Burnt  (2015)    35/100

Rating :   35/100                                                                     101 Min        15

Adding somewhat to the title I feel compelled to usher this to its fiery doom after it champions one of the most vile central characters I’ve ever seen onscreen. The film is the third feature from director John Wells, after ‘The Company Men’ (10) and ‘August: Osage County‘, and stars Bradley Cooper as Adam Jones, a chef of almost mythic abilities who is returning to London after having previously abused every drug and woman going and burnt as many bridges as he could in the process. Only thing is, he’s still a massive twat, as we see when something doesn’t go his way at work and he goes apeshit at all the people he’d just brown-nosed to get to work for him, including physically grabbing and shoving poor Sienna Miller, who plays equally gifted sous-chef Helene. During the entire scene Cooper successfully portrays an intimidating psychopathic bully but you can see what looks like pain in his eyes at one point, as if he’s on the verge of tears at having to play out the particularly nasty scene.

Jones tells his cohorts you have to be arrogant to be in his kitchen, and the whole film has that vibe of defending arrogance and trying to say that for some people it’s necessary, but it’s a massive cop-out and this is how people like Jones gain power – by preying on the weak. You have to stand up to them right from the offset and put them in their place, but even then you’re probably looking at having to do the same thing again and again and again so long as they hold to arrogance being in any way and at any time a good thing, which long term is just too exhausting to be worthwhile, and films like this encourage that completely as we see the inevitable female that he’s abusing eventually fall for him – purely as she failed to stand up to him and allowed herself to be intimidated and, literally, pushed around. If someone less scary had tried it she would never have stood for it, like everyone else in the kitchen at the time, but acquiescence becomes justified by people telling themselves ‘they can handle him’ or all manner of untruths as they go through the emotional and chemical changes that result from moments of fear turning to moments of relaxation, as the danger passes and the bully becomes friendly or even complimentary again.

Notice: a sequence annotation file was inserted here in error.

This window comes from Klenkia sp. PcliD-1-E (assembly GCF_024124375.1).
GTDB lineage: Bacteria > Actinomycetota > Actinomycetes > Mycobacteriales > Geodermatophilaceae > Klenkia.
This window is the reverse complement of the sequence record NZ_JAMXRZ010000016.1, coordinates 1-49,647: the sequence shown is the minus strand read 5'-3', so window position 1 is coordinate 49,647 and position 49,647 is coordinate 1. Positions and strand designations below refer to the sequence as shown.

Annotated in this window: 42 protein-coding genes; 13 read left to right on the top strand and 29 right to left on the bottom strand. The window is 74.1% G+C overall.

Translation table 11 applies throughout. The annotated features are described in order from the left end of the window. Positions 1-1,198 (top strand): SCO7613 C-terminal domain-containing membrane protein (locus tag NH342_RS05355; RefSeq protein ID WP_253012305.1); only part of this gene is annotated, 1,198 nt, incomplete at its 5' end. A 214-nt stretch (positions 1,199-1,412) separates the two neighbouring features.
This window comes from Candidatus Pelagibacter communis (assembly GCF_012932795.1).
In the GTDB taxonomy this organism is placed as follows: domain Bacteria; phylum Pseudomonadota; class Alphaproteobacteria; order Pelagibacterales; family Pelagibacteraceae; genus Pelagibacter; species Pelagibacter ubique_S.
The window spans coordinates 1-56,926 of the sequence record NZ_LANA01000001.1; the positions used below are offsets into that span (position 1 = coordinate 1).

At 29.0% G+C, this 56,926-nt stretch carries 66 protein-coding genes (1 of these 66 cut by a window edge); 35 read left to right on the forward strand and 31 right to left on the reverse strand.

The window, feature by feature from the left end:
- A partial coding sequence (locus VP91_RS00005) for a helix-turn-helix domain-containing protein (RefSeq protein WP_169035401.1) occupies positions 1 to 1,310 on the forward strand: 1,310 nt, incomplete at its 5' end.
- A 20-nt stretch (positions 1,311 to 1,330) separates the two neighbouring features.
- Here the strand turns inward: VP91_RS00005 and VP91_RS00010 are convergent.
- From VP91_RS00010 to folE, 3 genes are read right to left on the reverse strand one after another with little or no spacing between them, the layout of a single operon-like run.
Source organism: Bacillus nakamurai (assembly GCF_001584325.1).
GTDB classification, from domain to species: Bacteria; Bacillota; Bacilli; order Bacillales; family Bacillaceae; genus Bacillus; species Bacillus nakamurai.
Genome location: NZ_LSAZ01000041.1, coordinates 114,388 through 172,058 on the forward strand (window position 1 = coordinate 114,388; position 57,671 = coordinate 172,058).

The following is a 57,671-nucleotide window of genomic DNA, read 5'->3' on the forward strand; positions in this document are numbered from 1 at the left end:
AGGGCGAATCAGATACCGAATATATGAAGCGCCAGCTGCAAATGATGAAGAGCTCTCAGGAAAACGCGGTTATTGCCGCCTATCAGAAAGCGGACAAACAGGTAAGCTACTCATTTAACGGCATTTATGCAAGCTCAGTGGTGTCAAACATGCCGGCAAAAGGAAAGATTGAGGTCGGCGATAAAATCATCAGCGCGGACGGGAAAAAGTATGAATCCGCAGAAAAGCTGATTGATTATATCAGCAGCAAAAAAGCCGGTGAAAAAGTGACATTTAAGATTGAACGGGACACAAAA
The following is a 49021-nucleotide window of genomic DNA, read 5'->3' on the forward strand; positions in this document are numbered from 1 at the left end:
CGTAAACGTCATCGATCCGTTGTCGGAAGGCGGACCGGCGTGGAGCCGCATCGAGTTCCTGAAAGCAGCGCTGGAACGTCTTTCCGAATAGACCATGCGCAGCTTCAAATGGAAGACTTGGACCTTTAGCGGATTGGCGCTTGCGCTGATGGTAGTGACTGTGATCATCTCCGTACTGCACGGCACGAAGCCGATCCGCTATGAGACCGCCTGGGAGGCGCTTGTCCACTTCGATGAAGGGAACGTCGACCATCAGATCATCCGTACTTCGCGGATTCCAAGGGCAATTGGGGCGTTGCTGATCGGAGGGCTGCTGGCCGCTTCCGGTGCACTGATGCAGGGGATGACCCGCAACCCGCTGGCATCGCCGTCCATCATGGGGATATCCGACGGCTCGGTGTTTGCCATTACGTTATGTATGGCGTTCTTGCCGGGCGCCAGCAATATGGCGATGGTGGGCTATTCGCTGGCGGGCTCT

In reality though, it becomes an abusive relationship with the imprint of fear and dominance ever present and in the long run nothing good ever comes from that. Jones is chasing a third Michelin star, and this is supposed to be some sort of heroic quest that is on a par with life-and-death situations, when really it’s all about his ego and nothing more as all his vices are indeed glorified and the screenplay, quite accidentally, shows us that when things go wrong he behaves like a massive coward. There are hints of redemption, and similar ones of comeuppance, but the film reeks of poor writing throughout. Terrible movie, with reasonable acting from the likes of Miller in support but one that also remarkably manages to make even the food seem distant and alien, with too many fast-cut shots that were presumably meant to mirror life in a busy kitchen but would have been better taking cues from ‘The Hundred-Foot Journey‘ (although, bizarrely, Steven Knight wrote the screenplay for both films).

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